Augusto (Augie) Picozza is no stranger to the challenges of industrial design. He has been doing it successfully for world-renowned household brands for over 35 years. We recently caught up with Picozza to get his unique take on Designing for Manufacturability as well as product development and manufacturing problem solving.
Question #1 What are some of the biggest challenges you face as an industrial designer?
A: Design is more than just format and configuration; it’s also about functionality and usability. It’s important to look at a solution holistically, from every possible angle. Unless you dig deeper to view all sciences involved, discovering various answers to a design challenge, you might miss an opportunity to be truly innovative. When designing for manufacturability, attention to detail is primary, however, we still need to be sure that our designs perform in a range of applications. Otherwise, we are just creating dysfunctional art.
Question #2 Do you have any examples of solutions that successfully overcame initial challenges like this?
A: One past example had to do with finding ways to keep foods from spoiling, or keeping them fresh longer. Although it is common knowledge that chilling is an effective manner, it may not be the only science for the application in hand. How does vacuum, pressure, gas environments (as well as others), play a role in possible options? A deeper dive can open up opportunities to a much more innovative and impactful solution than the obvious.
Another example demonstrates manufacturer initiative. We had a very form driven, all polished stainless solution for a toaster that traditionally would be assembled as three main parts (a clam shell and top). However, our supplier surprised us with a bladder formed one piece structure. We never calculated for this. The key learning…truly understand processes available and design to the best advantage.
Question #3 How important is collaboration with engineers when designing?
A: It’s extremely important. In fact, I view innovation as being rooted in the transfer of knowledge. It’s building on other people’s ideas and being curious about how to make them better. We need to challenge assumptions, break the rules and see if we find a better way to achieve the results we’re looking for. When working with a team, we have the freedom to explore every angle, utilizing our individual excellence in collaboration towards a common goal. Each team member has an obligation to perform to their highest level, in support of one another, not in adversary to one another.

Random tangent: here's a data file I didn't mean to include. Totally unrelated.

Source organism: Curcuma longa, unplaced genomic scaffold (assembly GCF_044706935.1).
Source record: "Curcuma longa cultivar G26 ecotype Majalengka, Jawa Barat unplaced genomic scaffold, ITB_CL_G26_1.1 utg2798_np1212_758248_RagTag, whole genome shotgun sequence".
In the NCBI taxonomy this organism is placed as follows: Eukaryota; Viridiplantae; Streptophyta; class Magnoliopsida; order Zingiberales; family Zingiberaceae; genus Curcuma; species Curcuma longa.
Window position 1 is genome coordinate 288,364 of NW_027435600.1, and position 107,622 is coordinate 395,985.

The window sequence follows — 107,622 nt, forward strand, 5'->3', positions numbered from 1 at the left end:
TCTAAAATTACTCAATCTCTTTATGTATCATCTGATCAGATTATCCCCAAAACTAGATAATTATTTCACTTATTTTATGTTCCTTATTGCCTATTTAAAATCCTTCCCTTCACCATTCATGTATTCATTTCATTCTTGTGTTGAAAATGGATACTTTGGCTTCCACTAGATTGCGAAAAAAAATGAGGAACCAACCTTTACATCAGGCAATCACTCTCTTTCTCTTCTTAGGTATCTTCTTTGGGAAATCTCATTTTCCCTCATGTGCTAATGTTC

Question #4 What do you look for in a manufacturing partner?
A: Experience, Creativity and flexibility - someone who’s able to break the rules and find different ways to get something done. And the collaboration has to go both ways. As designers, it’s our responsibility to consider manufacturing limitations and challenges, as well. In the end, someone will have to use the product we are developing and we can’t lose sight of the end-user-experience throughout the process.
Question #5 What happens when something appears to be un-makeable?
A: There are lots of ways to proceed, but it requires going back to the premise and starting from there. Often, it will require a redesign, reconsidering new materials or geometries to find another way to make it work. That’s the evolution of the problem-solving process. Sometimes we can’t account for the way a material might react in every application, and if it performs in an adverse way, then it’s back to the drawing board and we try it again. Having alternate options in the beginning and prototyping often are good tools to avoid dead ends.
Augusto Picozza has been managing design for 21 years at Jarden Consumer Solutions and now serves as Director of Industrial Design for the US, Canada and Latin America regions, in Boca Raton, Fla. At Jarden, he designs products for world-renowned brands such as Sunbeam, Mr. Coffee, Oster, Crockpot, FoodSaver & more. Previously, he had served 14 years as Industrial Designer for Tupperware, where the last 5 years were as Director of Design for Tupperware’s Asia-Pacific Group. He received a BS in Industrial Design from the University of Bridgeport, with an Electrical Engineering minor from the University of Connecticut.